Growing up in an agrarian community, I learned at an early age an important lesson regarding soil. Certain crops will only do well when planted in certain types of soil. Certain types of soil are best suited for certain types of crops.
We had a piece of farmland that was filled with rocks and the soil was clay-like in nature. The only crop that could do well when planted on the land was cassava and year after year, that’s what we planted. But I remember one year, I was determined to plant something else. My parents didn’t discourage me, because they saw what I’ve come to understand as a “teachable moment“. So yours truly, took the time to plant egusi (West African melon). It’s one of those crops that can be planted alongside with cassava and does withstand difficult conditions.
At first things looked good, as the melon germinated and produced seedlings. Everything else was perfect as the necessary rains came and I was optimistic that things would turn out fine. The seedlings began to grow and produce the vine that I figured would ultimately yield the melon but after weeks of waiting, I began to observe that the melons being produced were few and small in size. A few weeks later it became clear to me that a rich harvest was not going to happen and I learned the soil (specifically the rocks in the soil) had prevented the egusi from growing as it should have.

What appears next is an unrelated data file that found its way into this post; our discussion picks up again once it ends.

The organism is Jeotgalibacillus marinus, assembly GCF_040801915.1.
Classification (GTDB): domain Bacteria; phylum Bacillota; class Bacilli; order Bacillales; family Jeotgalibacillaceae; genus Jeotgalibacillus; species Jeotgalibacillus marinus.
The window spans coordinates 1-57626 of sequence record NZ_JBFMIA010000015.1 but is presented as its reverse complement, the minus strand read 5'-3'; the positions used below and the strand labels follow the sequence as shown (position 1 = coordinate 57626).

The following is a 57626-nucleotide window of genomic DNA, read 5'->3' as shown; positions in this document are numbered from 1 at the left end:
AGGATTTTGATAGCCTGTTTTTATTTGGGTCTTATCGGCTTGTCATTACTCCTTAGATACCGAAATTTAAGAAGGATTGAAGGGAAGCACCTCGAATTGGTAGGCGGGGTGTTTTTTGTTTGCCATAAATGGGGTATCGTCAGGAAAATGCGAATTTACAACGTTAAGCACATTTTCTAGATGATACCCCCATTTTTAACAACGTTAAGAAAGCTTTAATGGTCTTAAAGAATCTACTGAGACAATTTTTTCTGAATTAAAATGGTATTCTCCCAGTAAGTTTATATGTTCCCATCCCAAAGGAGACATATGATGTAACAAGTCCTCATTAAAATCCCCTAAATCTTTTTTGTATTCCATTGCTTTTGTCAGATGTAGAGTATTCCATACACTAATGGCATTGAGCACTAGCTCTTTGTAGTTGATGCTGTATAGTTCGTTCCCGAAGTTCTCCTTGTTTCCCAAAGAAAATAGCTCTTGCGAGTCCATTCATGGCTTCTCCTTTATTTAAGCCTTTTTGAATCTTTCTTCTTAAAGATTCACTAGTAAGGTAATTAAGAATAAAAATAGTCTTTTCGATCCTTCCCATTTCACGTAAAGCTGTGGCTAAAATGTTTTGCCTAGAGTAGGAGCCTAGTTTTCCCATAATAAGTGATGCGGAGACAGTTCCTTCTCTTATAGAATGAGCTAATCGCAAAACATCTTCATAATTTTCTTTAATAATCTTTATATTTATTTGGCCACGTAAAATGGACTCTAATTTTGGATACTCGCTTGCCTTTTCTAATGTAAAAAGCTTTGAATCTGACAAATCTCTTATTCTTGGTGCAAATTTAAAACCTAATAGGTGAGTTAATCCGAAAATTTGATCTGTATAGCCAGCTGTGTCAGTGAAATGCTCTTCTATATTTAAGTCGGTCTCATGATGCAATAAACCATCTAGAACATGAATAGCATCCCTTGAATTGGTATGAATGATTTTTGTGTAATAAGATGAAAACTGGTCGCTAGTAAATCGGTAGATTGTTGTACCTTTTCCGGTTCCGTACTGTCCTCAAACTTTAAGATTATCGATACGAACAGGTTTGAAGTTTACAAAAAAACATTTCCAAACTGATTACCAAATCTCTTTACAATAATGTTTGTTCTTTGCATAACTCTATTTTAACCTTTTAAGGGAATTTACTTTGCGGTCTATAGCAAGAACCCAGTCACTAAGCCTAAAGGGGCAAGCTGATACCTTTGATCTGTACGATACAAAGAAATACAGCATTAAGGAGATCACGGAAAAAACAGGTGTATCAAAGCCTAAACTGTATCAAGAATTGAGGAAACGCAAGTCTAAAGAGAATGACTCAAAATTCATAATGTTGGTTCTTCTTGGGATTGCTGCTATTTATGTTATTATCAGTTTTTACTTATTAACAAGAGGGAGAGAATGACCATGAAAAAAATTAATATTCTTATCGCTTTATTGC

Why tell this story many years later? Well, I’ve come to realize that an organizations culture is just like soil and the behavior of its people are the crop. The culture (or mindset or system or environment) plays a large role in determining the behavior of the people in the organization.
At a previous job, leaders would be (or at least acted) surprised to see people behave in certain ways. But how could they have been? In an environment where people were blamed consistently, cussed at, shouted at, asked to work ungodly hours, afraid, chosen as favorites (or not) etc etc, why would anyone expect anything else besides gossip, “throwing others under the bus”, territoriality, cliques, political maneuvering and outright sabotage to be the crop that was produced?
As there is no cheap fix for soil, there isn’t for culture/mindset/environment either. You can’t use rain or pesticides or fertilizer to simply compensate for poor soil. Even if you( are lucky to?) have short-term success, it never lasts – I’ve seen enough farming cycles to know that for a fact. In org-speak, the annual company award or quarterly pizza lunch with the CEO may be good things to do (albeit extrinsic motivators that need to be kept in check) but don’t expect them to make a significant impact on your culture and how the people in your organize actually behave.